Njoroge talk to focus on history of the Atlantic slave trade to Brazil and cultural preservation, change

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Dr. Njoroge M. Njoroge, Associate Professor of History, University of Hawaiʻi at Mānoa, will give a talk exploring the history of the Atlantic slave trade to Brazil and the African cultures preserved, created and transformed across the Middle Passage from 12:30-1:50 p.m., Wednesday, March 7 in the ʻUluʻulu Exhibition Area.

Njoroge’s talk coincides with a NEH on the Road exhibit being displayed at the James & Abigail Campbell Library that delves into rich cultural contributions made by Africans to the art, music, dance, religion, and other facets of life in the Northeast of Brazil. The exhibit, “Bandits & Heroes, Poets & Saints,” is the first NEH on the Road showcase to be hosted in Hawaiʻi and is distributed throughout the library’s first and second floors.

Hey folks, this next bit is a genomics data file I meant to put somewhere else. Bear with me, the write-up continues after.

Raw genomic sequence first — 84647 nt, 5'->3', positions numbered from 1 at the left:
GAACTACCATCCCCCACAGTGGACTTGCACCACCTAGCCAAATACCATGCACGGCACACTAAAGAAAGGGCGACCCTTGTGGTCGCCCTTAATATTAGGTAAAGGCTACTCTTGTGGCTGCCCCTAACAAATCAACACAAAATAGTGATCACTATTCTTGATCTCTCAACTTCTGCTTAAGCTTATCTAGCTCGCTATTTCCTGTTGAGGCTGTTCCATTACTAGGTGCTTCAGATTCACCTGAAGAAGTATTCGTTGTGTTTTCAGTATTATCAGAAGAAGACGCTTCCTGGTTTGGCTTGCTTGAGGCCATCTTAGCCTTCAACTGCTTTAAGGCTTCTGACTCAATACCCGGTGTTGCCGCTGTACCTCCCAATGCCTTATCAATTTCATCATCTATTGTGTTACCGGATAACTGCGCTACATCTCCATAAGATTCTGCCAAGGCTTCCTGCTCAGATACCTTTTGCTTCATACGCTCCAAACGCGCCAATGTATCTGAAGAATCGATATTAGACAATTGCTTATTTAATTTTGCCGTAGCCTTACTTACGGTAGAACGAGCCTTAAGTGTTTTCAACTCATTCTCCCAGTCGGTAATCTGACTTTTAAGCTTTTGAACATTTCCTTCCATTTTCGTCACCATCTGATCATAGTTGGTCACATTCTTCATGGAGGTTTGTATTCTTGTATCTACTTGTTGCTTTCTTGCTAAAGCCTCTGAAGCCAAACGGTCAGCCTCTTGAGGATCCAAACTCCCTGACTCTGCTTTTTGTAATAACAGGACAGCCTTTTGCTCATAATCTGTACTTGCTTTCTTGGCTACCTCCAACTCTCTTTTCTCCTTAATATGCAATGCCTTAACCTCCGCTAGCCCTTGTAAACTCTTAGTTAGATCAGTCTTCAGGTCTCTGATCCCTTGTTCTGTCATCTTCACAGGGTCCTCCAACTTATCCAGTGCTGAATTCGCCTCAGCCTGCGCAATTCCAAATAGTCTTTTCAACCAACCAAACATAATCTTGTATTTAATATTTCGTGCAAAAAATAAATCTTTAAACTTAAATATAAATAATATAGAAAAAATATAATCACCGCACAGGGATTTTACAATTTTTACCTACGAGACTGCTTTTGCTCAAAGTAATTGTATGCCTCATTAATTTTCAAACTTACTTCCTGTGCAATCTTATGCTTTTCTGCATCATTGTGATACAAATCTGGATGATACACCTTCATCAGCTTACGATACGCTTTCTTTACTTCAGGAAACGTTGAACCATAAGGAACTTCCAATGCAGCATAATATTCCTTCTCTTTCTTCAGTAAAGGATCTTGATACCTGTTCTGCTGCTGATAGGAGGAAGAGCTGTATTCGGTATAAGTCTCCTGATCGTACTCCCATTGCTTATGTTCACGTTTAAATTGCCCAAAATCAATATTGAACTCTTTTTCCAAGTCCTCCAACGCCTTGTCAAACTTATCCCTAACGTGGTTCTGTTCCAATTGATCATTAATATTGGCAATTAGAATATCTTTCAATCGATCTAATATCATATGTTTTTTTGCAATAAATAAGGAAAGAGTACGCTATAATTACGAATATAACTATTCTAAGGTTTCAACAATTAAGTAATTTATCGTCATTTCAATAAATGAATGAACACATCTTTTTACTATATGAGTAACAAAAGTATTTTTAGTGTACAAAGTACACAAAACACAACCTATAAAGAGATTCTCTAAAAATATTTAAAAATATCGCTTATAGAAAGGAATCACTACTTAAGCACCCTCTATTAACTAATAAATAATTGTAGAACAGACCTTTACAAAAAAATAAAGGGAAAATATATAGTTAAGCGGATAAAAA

Dr. Njoroge’s research focuses on the music and politics of the African Diaspora in the Caribbean, as well as Marxism and critical theory. Brazil has the dubious distinction of having the largest African-descended population outside of the African continent. The African antecedents, necessary transformations and survival of diverse African cultures are rooted in the performative cultures of the enslaved and their descendants. By turning our attention to the art, music and religion of Afro-Brazil we can begin to get a glimpse of this rich historical tapestry. Samba, the music of the historically enslaved and contemporary disenfranchised continues to speak this history.

Njoroge is also an author, having written “Chocolate Surrealism: Music, Movement, Memory and History in the Circum-Caribbean,” which was published by the University of Mississippi Press (2016). He also has written several articles on music, blackness on contemporary culture; and organized and edited a volume of the journal Biography dedicated to new scholarship on Malcolm X (entitled: “He the One We All Knew”); and edited a issue of the journal American Quarterly dedicated to the work of the recently deceased scholar of settler colonialism, Patrick Wolfe. He is currently working on a book-length manuscript: Rethinking Whitey: Descartes, Hegel, Marx & the Making and Un-Making of the Third World.


Image courtesy of UHWO Staff